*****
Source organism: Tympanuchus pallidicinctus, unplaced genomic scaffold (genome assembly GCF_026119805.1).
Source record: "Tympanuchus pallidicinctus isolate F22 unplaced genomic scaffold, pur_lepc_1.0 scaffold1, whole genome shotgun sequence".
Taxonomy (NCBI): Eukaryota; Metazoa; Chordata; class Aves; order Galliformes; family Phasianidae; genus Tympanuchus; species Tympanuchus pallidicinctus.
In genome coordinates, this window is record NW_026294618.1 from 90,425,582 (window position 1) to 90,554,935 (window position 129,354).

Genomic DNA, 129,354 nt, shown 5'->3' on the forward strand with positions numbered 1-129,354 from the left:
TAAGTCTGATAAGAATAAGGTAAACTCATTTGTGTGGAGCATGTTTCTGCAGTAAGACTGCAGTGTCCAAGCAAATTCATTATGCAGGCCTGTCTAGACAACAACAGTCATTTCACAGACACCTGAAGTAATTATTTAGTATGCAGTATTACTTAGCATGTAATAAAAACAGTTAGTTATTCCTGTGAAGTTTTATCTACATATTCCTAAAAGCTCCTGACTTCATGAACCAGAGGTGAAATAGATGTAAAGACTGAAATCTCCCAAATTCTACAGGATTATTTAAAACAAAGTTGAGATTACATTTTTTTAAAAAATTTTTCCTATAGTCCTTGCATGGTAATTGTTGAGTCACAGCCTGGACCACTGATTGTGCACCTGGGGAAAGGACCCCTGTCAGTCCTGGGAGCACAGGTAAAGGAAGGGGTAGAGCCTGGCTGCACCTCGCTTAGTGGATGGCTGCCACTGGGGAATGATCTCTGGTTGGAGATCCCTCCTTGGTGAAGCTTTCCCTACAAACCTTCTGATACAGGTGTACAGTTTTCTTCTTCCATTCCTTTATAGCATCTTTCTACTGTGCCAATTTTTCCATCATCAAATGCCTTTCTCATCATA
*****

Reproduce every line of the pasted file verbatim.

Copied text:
Source organism: Tympanuchus pallidicinctus, unplaced genomic scaffold (genome assembly GCF_026119805.1).
Source record: "Tympanuchus pallidicinctus isolate F22 unplaced genomic scaffold, pur_lepc_1.0 scaffold1, whole genome shotgun sequence".
Taxonomy (NCBI): Eukaryota; Metazoa; Chordata; class Aves; order Galliformes; family Phasianidae; genus Tympanuchus; species Tympanuchus pallidicinctus.
In genome coordinates, this window is record NW_026294618.1 from 90,425,582 (window position 1) to 90,554,935 (window position 129,354).

Genomic DNA, 129,354 nt, shown 5'->3' on the forward strand with positions numbered 1-129,354 from the left:
TAAGTCTGATAAGAATAAGGTAAACTCATTTGTGTGGAGCATGTTTCTGCAGTAAGACTGCAGTGTCCAAGCAAATTCATTATGCAGGCCTGTCTAGACAACAACAGTCATTTCACAGACACCTGAAGTAATTATTTAGTATGCAGTATTACTTAGCATGTAATAAAAACAGTTAGTTATTCCTGTGAAGTTTTATCTACATATTCCTAAAAGCTCCTGACTTCATGAACCAGAGGTGAAATAGATGTAAAGACTGAAATCTCCCAAATTCTACAGGATTATTTAAAACAAAGTTGAGATTACATTTTTTTAAAAAATTTTTCCTATAGTCCTTGCATGGTAATTGTTGAGTCACAGCCTGGACCACTGATTGTGCACCTGGGGAAAGGACCCCTGTCAGTCCTGGGAGCACAGGTAAAGGAAGGGGTAGAGCCTGGCTGCACCTCGCTTAGTGGATGGCTGCCACTGGGGAATGATCTCTGGTTGGAGATCCCTCCTTGGTGAAGCTTTCCCTACAAACCTTCTGATACAGGTGTACAGTTTTCTTCTTCCATTCCTTTATAGCATCTTTCTACTGTGCCAATTTTTCCATCATCAAATGCCTTTCTCATCATA